“The geosciences can thrive only with full participation from all communities, yet research shows that many underrepresented minority students face obstacles in the transition from undergraduate to graduate studies,” says AGI Interim Executive Director Sharon Tahirkheli. “Supporting the next generation of aspiring minority geoscientists has perhaps never been more important.”

The application deadline is February 21, 2021. The scholarship winner will be notified in April 2021. To learn more, see If you have questions, please contact AGI Geoscience Profession and Higher Education Director Christopher Keane at

About AGI
The American Geosciences Institute (AGI), a federation of scientific and professional associations representing over a quarter-million geoscientists, is a nonprofit 501(c)(3) organization dedicated to serving the geoscience community and addressing the needs of society. AGI headquarters are in Alexandria, Virginia.

Comment on CEOS CARD4L-Aquatic Reflectance until Nov 20th!

The Committee on Earth Observation Satellites (CEOS) needs your feedback!  Now is YOUR chance to review and contribute to the draft Product Specification for Aquatic Reflectance for CEOS Analysis Ready Data, which is now open for community comment and contributions.  Please email any comments, suggested edits, or additions to  Contributions are strongly recommended to be submitted by November 20th, but it is possible to add comments through mid-December.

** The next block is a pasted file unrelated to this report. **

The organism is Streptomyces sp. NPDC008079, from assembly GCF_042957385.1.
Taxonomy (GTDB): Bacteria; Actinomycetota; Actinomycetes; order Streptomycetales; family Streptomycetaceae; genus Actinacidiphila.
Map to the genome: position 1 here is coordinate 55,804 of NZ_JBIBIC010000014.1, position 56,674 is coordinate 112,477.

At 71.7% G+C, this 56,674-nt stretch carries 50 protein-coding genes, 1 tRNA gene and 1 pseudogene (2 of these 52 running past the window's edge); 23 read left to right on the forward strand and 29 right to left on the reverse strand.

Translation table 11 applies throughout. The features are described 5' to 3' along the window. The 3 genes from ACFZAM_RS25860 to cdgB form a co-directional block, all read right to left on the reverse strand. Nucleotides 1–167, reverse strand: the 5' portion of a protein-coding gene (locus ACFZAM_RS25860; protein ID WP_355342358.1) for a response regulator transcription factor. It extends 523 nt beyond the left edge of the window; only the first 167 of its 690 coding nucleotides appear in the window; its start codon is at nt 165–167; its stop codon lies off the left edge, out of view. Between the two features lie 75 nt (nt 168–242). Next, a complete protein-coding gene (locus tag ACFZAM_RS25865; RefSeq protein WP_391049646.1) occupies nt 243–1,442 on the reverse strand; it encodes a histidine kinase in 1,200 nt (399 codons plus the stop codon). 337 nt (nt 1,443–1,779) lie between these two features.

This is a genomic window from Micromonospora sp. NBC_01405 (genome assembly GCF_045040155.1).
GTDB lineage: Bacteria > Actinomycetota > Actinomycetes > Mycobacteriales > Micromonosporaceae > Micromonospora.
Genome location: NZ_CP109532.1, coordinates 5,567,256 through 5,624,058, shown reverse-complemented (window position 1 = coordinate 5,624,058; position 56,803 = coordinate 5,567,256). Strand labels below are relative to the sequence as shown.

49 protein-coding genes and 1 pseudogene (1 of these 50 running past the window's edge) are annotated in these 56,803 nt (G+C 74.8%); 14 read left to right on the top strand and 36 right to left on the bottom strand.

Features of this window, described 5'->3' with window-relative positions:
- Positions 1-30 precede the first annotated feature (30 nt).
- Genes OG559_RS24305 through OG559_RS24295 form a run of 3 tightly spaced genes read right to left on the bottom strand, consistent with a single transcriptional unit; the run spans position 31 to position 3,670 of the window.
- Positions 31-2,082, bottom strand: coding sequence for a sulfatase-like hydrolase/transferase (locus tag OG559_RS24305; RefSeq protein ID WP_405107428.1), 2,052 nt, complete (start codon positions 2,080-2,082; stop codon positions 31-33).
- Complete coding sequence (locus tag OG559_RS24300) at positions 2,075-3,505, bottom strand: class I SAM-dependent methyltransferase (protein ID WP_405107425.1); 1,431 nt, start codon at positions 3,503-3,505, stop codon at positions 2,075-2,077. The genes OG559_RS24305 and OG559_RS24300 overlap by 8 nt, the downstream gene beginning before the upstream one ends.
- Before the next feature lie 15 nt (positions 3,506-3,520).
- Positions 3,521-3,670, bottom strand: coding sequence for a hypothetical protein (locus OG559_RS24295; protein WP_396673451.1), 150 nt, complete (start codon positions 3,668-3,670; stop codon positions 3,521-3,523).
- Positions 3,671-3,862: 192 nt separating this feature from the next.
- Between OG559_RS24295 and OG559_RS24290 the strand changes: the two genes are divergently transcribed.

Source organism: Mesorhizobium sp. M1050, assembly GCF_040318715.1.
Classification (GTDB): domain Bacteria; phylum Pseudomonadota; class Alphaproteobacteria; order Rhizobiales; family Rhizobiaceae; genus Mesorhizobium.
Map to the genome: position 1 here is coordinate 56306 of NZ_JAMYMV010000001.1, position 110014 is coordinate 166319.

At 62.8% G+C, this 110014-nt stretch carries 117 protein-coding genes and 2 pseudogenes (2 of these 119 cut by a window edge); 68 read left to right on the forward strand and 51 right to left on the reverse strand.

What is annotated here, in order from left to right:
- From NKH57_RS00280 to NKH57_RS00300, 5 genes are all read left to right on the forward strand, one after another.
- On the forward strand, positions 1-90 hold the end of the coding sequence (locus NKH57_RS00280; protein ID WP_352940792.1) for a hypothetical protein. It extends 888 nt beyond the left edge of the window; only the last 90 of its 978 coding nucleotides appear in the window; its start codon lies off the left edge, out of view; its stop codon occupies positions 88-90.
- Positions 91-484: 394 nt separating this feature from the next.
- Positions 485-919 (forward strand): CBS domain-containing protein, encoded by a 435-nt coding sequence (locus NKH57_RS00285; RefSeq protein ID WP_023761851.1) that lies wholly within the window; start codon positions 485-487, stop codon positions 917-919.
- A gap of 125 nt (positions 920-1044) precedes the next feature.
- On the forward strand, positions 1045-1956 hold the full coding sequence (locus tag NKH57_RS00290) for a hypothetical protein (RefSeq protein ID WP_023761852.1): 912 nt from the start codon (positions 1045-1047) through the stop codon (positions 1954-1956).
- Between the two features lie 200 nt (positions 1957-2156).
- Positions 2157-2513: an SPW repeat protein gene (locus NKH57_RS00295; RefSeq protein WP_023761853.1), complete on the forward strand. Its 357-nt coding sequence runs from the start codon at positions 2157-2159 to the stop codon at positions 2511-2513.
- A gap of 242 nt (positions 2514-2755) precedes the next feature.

Group on Earth Observations Indigenous Summit 2020

The GEO Indigenous Summit 2020

7-9 December 2020


Join Indigenous leaders from around the world as they discuss Indigenous-led innovation in Earth observations data, science and technology. This will build on the GEO Indigenous hackathon, bringing together Indigenous knowledge and state-of-the-art science and technology, as well as the global GEO community.

No registration required! Open to everyone, everywhere!

Themes: COVID-19, Women Empowerment, Education, Climate Change, Disaster Risk Reduction, Indigenous Data Sovereignty, Knowledge Transfer.

Lightning talks session:  Lightning talks are 3 minutes pre-recorded presentations related to the themes of the Summit. To submit an abstract complete this form by the 25th of November 23:59 CEST

Please mark your calendars for this virtual event, and be sure to:

Organizing Committee:

  • Titus Letaapo (Samburu tribe, Kenya)
  • James Rattling Leaf Sr. (Rosebud Sioux tribe, South Dakota, US)
  • Mario Vargas Shakaim (Shuar Nation, Ecuadorian Amazon)
  • Diana Mastracci (GEO Secretariat, Communications consultant)
  • Steven Ramage (GEO Secretariat, Head of External Relations)